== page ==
- Stray Light and Lens Flares in Photography
- Interview with Photographer who Captured Boston Marathon Bombing Images
- Rare Parrot Attempts to Mate with Photographer
Posted: 24 Apr 2013 04:22 PM PDT
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A camera lens is made up of several elements, pieces of special glass ground to a specific curve according to computer calculations. Each element directs light in a particular way and corrects aberrations caused by other lens elements. A telephoto lens may have from 10 elements up to double that number.
Usually, elements are joined together with optically clear cement in groups. Rare earth components and minerals are used to make each element perform its task efficiently, and these elements are coated with high quality anti-reflective coatings. It’s a highly complex and expensive process, yet in spite of all the research the perfect lens has to date not been made.
What Causes a Lens Flare?
If a very bright light from outside the subject hits the glass, the reflections can cause a range of major image effects. These include washed out color, loss of contrast, bright shapes in the image, often polygonal, the shape of the diaphragm. It’s not unusual to see bright streaks as well. The name for these occurrences is lens flare, which can occupy a large portion of the image area. Because flare is much brighter than the subject it tends to pull the viewer’s eye toward it, sometimes losing the impact of the picture.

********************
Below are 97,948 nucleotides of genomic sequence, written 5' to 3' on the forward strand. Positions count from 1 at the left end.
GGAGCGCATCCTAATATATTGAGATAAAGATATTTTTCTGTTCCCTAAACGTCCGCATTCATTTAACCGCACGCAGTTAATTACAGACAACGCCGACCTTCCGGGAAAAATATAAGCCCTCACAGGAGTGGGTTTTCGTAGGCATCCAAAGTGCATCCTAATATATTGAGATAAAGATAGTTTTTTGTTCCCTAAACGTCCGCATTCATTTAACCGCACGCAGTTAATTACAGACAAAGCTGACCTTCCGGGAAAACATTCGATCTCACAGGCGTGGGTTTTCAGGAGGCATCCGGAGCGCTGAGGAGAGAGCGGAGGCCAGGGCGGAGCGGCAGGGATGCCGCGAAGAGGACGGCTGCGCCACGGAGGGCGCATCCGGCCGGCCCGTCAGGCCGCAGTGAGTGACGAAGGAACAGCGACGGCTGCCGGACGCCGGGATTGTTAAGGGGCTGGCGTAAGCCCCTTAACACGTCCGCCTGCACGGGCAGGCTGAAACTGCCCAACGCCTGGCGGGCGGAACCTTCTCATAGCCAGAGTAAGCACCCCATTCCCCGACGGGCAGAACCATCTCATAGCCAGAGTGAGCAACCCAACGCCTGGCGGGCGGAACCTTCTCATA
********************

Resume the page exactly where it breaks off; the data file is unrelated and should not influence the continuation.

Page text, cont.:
Is the sun the only cause of flare?
It’s the most common one, but any source of bright light will do it. So you could get a street light, car headlight, even the full moon in a night shot. The light source does not have to be in the frame, but any stray light just outside it can cause an obvious effect. Efficient modern anti-reflective coatings are great, but they will not stop all flare.
What if I want to Avoid Lens Flares?
Make sure the lens is shielded from bright light outside the picture area striking the front element. Ways to do this include using the black hood that came with your lens. This fits over the front and provides a protective barrier. No hood? Use your hand (make sure it’s not in the picture). A piece of card (often called a ‘flag’ in this application) or some object between the lens and the sun, a tree, post or other object to avoid a direct hit on the lens usually works.
Any precautions in using a lens hood?
Mainly, be careful they don’t appear in the picture. Zoom lenses give more problems than fixed focal length lenses, because as the angle of view widens, the chance of getting the edge of the hood in the picture is greater. Therefore the supplied lens hood with a zoom lens is designed for the widest angle of view. As you switch to a longer focal length the use of an extended hood is possible. Of the round and petal shapes, petal shapes are better because the hood is designed to match the oblong shape of the sensor.
When is flare acceptable?
Artistic effects such as creating drama, a feeling of realism, in a silhouette, are all possible subjects where flare could help. Bright rays shining through trees, the early morning feeling, is an example of the so called veiling flare. This washes out color and contrast too, but adds to the impression.
A word of warning. Use manual focus and experiment. Auto focus tends to latch onto the brightest part of the subject, which won’t be your intention with this kind of photography. You will need to look at the result to see if you’re getting the effects you want.
What do you suggest?